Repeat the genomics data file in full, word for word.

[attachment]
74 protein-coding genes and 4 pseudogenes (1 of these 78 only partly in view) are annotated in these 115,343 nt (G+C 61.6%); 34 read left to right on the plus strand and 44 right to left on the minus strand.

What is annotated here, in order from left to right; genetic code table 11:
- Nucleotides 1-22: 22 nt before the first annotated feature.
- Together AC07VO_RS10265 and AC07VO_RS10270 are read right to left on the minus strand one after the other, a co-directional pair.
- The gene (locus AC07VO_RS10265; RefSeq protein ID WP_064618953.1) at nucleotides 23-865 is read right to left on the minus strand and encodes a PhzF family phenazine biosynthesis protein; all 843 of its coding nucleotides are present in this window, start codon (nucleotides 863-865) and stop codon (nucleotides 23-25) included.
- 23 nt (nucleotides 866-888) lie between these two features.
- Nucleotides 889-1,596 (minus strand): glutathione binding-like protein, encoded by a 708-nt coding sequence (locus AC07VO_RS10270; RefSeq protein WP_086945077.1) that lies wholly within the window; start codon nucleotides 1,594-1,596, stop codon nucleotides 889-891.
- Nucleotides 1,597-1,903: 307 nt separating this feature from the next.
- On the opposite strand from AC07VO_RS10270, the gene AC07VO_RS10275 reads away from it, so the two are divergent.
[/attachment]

74 protein-coding genes and 4 pseudogenes (1 of these 78 only partly in view) are annotated in these 115,343 nt (G+C 61.6%); 34 read left to right on the plus strand and 44 right to left on the minus strand.

What is annotated here, in order from left to right; genetic code table 11:
- Nucleotides 1-22: 22 nt before the first annotated feature.
- Together AC07VO_RS10265 and AC07VO_RS10270 are read right to left on the minus strand one after the other, a co-directional pair.
- The gene (locus AC07VO_RS10265; RefSeq protein ID WP_064618953.1) at nucleotides 23-865 is read right to left on the minus strand and encodes a PhzF family phenazine biosynthesis protein; all 843 of its coding nucleotides are present in this window, start codon (nucleotides 863-865) and stop codon (nucleotides 23-25) included.
- 23 nt (nucleotides 866-888) lie between these two features.
- Nucleotides 889-1,596 (minus strand): glutathione binding-like protein, encoded by a 708-nt coding sequence (locus AC07VO_RS10270; RefSeq protein WP_086945077.1) that lies wholly within the window; start codon nucleotides 1,594-1,596, stop codon nucleotides 889-891.
- Nucleotides 1,597-1,903: 307 nt separating this feature from the next.
- On the opposite strand from AC07VO_RS10270, the gene AC07VO_RS10275 reads away from it, so the two are divergent.